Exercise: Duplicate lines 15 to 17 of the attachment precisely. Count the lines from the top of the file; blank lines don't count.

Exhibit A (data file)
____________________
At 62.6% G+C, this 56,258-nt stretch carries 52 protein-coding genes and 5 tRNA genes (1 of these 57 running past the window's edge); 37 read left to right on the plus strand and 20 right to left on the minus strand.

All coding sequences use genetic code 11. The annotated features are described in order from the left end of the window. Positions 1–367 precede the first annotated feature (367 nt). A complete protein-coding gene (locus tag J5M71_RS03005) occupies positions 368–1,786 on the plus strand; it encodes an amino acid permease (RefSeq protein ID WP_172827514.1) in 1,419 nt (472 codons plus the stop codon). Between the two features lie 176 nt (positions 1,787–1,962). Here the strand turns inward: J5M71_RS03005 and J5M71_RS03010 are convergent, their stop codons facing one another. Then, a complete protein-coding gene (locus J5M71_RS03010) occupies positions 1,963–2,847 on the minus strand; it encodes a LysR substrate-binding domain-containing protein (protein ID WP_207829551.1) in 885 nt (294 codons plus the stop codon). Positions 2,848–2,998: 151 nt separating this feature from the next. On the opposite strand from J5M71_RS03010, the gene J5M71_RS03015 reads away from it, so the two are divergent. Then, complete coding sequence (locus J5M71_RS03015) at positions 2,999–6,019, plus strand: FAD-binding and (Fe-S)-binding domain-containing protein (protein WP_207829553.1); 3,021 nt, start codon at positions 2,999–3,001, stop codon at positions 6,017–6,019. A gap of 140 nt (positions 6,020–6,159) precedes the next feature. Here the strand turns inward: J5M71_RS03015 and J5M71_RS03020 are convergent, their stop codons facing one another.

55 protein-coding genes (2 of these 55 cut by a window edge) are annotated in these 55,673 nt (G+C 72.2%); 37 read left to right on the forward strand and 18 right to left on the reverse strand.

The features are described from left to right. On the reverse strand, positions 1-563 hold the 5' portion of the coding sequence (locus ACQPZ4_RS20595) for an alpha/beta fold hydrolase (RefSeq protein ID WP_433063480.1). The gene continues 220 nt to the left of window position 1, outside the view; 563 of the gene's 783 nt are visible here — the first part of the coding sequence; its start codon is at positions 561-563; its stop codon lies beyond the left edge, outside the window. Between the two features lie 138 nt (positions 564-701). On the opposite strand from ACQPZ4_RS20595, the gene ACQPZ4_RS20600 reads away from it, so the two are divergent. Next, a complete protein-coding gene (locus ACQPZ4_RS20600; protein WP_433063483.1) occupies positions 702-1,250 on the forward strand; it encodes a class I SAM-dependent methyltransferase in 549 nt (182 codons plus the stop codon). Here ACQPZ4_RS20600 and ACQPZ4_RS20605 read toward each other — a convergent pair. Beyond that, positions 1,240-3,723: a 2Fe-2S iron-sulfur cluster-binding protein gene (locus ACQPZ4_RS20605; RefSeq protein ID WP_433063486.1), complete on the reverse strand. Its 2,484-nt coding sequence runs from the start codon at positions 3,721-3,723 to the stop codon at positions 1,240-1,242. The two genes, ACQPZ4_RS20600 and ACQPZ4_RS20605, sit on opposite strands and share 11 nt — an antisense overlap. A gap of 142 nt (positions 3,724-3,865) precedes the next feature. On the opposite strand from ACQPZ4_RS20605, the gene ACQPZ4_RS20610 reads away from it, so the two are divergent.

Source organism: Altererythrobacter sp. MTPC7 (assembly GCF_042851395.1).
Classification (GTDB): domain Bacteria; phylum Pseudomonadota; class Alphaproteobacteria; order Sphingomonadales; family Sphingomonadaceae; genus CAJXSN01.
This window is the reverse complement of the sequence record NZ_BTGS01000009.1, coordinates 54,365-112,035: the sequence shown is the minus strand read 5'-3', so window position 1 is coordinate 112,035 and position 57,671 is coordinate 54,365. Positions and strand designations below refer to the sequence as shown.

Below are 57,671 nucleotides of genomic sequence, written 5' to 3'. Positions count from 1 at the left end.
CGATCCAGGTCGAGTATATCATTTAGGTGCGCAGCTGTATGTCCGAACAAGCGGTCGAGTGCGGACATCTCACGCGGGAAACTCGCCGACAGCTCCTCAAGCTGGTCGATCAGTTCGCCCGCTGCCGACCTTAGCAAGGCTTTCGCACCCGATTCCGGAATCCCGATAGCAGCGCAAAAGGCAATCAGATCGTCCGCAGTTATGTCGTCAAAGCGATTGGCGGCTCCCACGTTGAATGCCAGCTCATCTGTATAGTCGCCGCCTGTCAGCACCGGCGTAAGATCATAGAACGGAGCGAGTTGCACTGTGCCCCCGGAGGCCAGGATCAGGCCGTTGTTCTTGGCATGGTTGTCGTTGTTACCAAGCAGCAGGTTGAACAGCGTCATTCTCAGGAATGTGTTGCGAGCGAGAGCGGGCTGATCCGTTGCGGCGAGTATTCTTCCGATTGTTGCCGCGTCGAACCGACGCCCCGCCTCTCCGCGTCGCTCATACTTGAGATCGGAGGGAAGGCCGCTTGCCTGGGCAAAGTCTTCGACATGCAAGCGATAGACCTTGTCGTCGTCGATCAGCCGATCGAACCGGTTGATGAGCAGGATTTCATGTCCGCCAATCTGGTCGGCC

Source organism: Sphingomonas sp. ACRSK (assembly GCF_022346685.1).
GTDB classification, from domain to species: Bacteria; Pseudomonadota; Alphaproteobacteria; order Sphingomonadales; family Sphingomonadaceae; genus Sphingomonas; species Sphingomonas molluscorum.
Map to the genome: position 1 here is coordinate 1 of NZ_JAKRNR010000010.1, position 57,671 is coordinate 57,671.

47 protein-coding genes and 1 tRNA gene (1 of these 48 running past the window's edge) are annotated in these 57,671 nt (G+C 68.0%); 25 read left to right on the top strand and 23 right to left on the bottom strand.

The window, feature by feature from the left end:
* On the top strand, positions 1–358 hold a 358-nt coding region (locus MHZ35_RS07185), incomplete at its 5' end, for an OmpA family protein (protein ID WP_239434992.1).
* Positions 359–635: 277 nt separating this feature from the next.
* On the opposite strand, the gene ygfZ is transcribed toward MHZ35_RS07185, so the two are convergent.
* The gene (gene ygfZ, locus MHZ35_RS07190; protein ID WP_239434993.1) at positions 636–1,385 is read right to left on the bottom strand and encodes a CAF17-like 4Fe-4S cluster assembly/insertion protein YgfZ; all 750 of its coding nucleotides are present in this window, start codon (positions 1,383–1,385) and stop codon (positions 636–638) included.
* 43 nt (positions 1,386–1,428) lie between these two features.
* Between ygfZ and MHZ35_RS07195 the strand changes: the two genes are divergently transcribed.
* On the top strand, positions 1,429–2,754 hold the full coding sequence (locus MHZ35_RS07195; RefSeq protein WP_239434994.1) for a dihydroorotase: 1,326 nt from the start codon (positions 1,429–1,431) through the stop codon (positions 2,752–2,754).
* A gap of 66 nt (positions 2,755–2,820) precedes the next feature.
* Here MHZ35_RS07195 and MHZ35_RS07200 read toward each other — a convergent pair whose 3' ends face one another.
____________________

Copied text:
* On the top strand, positions 1–358 hold a 358-nt coding region (locus MHZ35_RS07185), incomplete at its 5' end, for an OmpA family protein (protein ID WP_239434992.1).
* Positions 359–635: 277 nt separating this feature from the next.
* On the opposite strand, the gene ygfZ is transcribed toward MHZ35_RS07185, so the two are convergent.